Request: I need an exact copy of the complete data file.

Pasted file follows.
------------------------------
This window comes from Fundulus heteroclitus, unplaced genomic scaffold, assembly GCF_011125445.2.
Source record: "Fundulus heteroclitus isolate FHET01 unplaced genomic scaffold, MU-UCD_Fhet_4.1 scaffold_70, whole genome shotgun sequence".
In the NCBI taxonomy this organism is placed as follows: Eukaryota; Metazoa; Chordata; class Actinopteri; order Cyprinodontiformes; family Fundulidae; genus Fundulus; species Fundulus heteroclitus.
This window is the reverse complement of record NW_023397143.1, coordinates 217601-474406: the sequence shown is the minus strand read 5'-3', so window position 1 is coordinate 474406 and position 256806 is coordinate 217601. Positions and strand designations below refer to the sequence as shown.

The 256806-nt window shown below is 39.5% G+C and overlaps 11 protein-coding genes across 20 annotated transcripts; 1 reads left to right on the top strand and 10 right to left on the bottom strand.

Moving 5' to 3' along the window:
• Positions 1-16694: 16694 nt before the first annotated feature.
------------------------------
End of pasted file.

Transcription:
This window comes from Fundulus heteroclitus, unplaced genomic scaffold, assembly GCF_011125445.2.
Source record: "Fundulus heteroclitus isolate FHET01 unplaced genomic scaffold, MU-UCD_Fhet_4.1 scaffold_70, whole genome shotgun sequence".
In the NCBI taxonomy this organism is placed as follows: Eukaryota; Metazoa; Chordata; class Actinopteri; order Cyprinodontiformes; family Fundulidae; genus Fundulus; species Fundulus heteroclitus.
This window is the reverse complement of record NW_023397143.1, coordinates 217601-474406: the sequence shown is the minus strand read 5'-3', so window position 1 is coordinate 474406 and position 256806 is coordinate 217601. Positions and strand designations below refer to the sequence as shown.

The 256806-nt window shown below is 39.5% G+C and overlaps 11 protein-coding genes across 20 annotated transcripts; 1 reads left to right on the top strand and 10 right to left on the bottom strand.

Moving 5' to 3' along the window:
• Positions 1-16694: 16694 nt before the first annotated feature.